Delivery Day

Muted celebrations today at Fish Towers as the world marks the anniversary of our hero being brought forth into existence.  It seems hard to believe (for anyone who has seen my youthful visage, or read the somewhat childish nature of this blog) that I have made it through the last 140 years single-handed (a number base “joke” for you there).

Despite my advanced age, I did managed to fit in a whole new experience today.  For the first time I have tasted the hypocotyl of the celeriac (also known, more amusingly, as knob celery).  No looker the celeriac – definitely not the Helen of the root vegetable world (I struggle to imagine carrots launching ships to recover it from marauding parsnips) – but perfectly edible and, perhaps to no-one’s surprise but my own, tasting of celery (though not, so far as I know, of knob).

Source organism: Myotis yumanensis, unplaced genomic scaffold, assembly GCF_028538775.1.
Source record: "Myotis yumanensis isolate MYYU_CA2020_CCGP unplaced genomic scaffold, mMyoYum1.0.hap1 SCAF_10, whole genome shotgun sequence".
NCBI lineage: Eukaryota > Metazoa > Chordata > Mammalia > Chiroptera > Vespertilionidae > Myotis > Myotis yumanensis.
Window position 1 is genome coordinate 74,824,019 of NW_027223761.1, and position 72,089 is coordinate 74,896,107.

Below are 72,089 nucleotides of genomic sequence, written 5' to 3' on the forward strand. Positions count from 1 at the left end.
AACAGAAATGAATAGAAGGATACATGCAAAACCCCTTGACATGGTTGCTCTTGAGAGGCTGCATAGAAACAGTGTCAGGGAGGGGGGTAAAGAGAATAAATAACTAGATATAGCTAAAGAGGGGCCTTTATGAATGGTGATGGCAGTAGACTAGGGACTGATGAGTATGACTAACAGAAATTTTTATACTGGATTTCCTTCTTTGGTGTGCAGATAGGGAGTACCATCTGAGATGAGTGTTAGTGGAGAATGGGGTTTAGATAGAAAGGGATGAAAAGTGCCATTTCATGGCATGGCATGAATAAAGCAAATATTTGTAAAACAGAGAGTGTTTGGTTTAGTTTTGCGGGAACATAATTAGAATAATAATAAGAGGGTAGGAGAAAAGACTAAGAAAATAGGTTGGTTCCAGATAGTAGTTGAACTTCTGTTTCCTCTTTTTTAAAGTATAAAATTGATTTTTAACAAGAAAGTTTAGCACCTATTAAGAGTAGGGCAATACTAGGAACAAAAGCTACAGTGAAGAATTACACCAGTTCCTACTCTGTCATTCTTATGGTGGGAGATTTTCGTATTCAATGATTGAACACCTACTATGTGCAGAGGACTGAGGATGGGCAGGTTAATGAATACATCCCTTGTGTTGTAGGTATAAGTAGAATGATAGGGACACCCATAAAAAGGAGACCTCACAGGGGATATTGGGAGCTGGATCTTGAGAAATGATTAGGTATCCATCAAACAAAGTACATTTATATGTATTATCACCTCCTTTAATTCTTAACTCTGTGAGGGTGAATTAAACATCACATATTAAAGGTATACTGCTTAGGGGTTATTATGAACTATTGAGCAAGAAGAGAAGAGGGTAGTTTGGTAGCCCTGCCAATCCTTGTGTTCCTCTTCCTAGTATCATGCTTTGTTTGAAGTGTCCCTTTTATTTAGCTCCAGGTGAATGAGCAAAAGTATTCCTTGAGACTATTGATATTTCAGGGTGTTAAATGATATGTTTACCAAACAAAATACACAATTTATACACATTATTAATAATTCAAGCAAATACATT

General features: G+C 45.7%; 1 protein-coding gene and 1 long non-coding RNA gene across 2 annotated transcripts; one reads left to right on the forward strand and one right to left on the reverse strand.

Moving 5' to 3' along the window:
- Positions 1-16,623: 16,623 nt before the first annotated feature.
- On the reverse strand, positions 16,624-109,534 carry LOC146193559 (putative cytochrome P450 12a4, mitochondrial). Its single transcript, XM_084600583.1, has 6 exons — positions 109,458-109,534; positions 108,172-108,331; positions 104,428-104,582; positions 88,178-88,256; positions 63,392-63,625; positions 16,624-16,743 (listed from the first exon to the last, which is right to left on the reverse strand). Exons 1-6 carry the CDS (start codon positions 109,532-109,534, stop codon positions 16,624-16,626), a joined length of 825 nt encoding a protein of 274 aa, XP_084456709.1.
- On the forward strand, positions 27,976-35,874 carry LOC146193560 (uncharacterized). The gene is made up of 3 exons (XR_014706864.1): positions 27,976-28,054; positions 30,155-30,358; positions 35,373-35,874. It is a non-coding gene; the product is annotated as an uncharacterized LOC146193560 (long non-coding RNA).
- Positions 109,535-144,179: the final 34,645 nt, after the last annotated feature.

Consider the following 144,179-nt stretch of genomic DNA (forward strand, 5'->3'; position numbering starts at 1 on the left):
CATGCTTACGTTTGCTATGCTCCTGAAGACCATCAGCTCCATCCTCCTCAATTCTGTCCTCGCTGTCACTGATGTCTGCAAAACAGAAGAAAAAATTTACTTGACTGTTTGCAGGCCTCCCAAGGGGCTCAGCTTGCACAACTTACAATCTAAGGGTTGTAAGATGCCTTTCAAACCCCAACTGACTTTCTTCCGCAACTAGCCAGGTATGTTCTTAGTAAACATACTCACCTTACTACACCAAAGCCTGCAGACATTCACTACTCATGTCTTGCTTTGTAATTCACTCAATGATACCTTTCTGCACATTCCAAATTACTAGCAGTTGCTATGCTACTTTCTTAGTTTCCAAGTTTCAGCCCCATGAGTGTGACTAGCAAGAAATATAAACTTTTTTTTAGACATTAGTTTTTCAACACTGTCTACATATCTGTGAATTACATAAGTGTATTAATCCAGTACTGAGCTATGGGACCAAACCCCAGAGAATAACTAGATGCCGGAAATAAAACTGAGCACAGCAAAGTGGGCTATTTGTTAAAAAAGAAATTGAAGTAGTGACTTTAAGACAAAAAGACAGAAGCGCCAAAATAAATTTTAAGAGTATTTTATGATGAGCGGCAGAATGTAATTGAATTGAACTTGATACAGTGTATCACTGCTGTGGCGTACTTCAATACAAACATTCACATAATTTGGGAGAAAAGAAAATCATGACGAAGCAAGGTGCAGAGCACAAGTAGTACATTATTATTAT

Otherwise, I have largely ignored any special significance that might attach to the day – I have seen the earth arrive at roughly the same relative point in its peregrinations around the sun quite a few times before, and the novelty value is starting to wear off.

In what might best be considered as a coincidence this blog has also just passed 1000 page views (and here we are safely back in Base 10).  I can’t help but wonder if I should worry about this – but I like to think I am (in some modest way) slowly educating the world.  So, as this blog seems to have become a calling, I rather fear it will continue – despite the unfathomable (or should that be un-metre-able in SI units?) viewing patterns of its readership.


Biochemical Broads

I have recently been hearing the title track of the Mystery Jets recent album, Serotonin, quite a bit on 6Music.  The song was named, I assume, for the monamine neurotransmitter derived from tryptophan (which is found in, among other things, cheese).  It is popularly known as the happiness hormone – though is not in fact, a hormone at all but does contribute to feelings of well-being (certainly good cheese has that effect on me).  However, I could only hear the boys singing of Sarah Tonin – who I was forced to assume was an object of current or past desire.